Although there is no cure, there are preventative measures you can take, especially if you are in a high risk area. Fruit & Vegetable Disease Control is a traditional protective fungicide for the control of common fungal diseases affecting fruit and vegetable plants, including the control of blight in Tomatoes and Potatoes. Spray mid-June to mid-August at 10-14 day intervals while weather is warm and damp and hopefully this will keep your plants clean and healthy.


VegAutumn and Winter Cropping Vegetable Plants are a great idea if you haven’t the time (or the inclination!) to sow your own late cropping or overwintering veg. We grow them to the perfect size for you to simply plant out, water and let them grow away.

Collections include Hardy Autumn and Winter Salad Collection which provides a super mix for a late salad bowl and the Quick Growing Oriental Vegetables and Hardy Autumn Oriental Salad and Stir-fry Vegetables for an exotic bite to your salads and superb choice for stir-fry dishes. The Winter and Spring Cropping Brassica Collection provides a mix of great tasting hardy vegetables for cropping from November to March.

Individual varieties include Dwarf French Bean Primel, Calabrese Marathon, Brokali Apollo and a choice of Sprouting Broccoli. If you only have a small plot to plant up why not share a collection with a friend or neighbour - it can give you a greater choice and extra value for money. Remember not to let any young transplants dry out especially if the weather is warm and dry (well we can live in hope can’t we)!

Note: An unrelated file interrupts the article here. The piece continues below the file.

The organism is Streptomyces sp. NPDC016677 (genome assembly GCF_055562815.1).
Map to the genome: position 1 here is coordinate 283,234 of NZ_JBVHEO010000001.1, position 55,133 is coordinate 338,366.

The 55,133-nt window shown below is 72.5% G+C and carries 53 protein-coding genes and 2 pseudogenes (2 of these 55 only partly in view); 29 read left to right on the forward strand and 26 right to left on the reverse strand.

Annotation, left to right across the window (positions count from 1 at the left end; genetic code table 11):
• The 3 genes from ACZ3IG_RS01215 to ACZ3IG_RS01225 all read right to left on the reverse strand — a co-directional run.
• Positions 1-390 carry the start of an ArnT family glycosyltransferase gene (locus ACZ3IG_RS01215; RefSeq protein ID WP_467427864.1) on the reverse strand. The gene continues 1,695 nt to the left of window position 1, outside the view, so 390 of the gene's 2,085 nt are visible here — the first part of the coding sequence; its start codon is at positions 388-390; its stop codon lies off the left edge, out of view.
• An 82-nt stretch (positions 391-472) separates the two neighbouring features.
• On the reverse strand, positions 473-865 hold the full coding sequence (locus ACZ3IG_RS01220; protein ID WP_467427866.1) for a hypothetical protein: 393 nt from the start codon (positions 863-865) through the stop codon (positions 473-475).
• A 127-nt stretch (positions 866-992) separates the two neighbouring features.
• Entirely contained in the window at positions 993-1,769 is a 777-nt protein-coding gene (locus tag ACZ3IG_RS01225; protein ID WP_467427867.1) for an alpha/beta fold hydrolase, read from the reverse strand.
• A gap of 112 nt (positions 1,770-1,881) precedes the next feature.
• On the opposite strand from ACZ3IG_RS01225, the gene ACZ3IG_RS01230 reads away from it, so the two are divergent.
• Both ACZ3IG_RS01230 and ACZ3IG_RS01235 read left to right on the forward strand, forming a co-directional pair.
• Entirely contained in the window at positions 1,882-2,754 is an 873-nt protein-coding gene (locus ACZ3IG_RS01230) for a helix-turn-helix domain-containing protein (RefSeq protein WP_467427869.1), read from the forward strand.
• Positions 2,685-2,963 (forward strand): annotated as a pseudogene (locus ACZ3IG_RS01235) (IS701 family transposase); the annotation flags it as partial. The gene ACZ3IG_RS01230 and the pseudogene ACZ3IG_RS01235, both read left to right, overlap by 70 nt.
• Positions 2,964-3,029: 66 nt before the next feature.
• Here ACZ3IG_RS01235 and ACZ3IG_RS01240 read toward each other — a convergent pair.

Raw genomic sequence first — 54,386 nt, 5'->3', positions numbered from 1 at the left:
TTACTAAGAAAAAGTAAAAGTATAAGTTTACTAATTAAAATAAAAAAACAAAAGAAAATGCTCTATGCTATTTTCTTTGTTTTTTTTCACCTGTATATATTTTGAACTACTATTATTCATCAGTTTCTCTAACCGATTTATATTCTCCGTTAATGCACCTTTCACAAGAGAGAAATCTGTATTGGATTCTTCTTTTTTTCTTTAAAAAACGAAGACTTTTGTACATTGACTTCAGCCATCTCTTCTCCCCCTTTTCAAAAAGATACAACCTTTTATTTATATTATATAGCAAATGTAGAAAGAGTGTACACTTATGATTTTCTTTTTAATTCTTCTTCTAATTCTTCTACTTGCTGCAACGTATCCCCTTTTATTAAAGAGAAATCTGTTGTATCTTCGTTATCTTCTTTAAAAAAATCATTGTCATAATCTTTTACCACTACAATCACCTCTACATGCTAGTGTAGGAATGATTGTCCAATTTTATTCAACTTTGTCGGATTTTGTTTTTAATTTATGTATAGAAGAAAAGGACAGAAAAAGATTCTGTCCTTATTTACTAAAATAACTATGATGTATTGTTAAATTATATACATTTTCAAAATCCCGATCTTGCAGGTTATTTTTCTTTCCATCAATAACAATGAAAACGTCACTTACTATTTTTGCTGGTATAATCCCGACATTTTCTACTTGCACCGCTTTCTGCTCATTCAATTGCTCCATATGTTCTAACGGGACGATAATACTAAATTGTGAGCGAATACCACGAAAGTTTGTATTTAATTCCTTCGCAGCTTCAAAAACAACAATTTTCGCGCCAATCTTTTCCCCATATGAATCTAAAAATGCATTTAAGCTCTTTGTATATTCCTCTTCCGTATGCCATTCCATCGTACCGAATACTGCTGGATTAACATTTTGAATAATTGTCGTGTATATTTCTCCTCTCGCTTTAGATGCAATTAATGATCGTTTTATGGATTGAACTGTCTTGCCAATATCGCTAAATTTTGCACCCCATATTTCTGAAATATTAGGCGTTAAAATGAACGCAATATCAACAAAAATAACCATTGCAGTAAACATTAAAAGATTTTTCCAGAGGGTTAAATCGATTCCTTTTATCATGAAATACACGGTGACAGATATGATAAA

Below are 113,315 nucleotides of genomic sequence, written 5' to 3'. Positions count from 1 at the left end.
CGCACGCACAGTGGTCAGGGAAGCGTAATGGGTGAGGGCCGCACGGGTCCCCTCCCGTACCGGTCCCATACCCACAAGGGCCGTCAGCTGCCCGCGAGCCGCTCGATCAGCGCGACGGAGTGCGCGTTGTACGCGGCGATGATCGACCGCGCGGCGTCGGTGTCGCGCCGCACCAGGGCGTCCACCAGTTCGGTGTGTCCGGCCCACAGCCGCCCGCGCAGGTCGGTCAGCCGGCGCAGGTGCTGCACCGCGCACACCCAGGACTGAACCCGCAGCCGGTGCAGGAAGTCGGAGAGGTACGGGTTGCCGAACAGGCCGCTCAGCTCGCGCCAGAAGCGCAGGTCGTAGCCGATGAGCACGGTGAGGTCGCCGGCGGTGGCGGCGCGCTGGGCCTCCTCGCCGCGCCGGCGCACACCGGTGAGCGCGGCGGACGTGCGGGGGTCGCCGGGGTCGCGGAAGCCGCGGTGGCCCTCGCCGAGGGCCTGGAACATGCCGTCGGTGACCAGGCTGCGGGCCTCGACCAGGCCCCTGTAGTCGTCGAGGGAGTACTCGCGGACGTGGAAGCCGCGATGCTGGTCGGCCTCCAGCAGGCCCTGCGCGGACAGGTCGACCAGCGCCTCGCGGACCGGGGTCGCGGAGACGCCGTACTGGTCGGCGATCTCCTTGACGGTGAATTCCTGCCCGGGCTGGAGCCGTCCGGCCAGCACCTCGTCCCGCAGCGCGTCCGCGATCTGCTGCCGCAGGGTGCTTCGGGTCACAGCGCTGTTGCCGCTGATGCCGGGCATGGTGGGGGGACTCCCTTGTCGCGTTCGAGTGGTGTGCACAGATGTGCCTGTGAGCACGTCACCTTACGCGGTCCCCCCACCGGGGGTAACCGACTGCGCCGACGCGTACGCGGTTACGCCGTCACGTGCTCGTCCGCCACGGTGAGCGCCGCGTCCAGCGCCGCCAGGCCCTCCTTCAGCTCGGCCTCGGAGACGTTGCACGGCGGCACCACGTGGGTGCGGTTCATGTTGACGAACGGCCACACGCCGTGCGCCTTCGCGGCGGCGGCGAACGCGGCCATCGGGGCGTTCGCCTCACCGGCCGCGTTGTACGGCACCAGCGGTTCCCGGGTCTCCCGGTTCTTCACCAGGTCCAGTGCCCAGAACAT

Young Runner Beans The wonderful soaking wet ‘drought’ we’ve had so far has been absolute bliss for the slug population! The little blighters have been procreating with complete abandon - to the utter devastation of many a vegetable patch! A biological control such as Nemaslug watered onto the soil should stop them in their tracks!

One application of Nemaslug provides 300,000 nematodes for every square metre of soil and gives at least six weeks control. Slugs treated with Nemaslug will stop feeding in 3 days and die in about a week, don’t expect to see them lying around as the majority will die underground. And even better, Nemaslug continues to work well during wet weather - just when you need it most! It’s harmless to children, pets and other wildlife.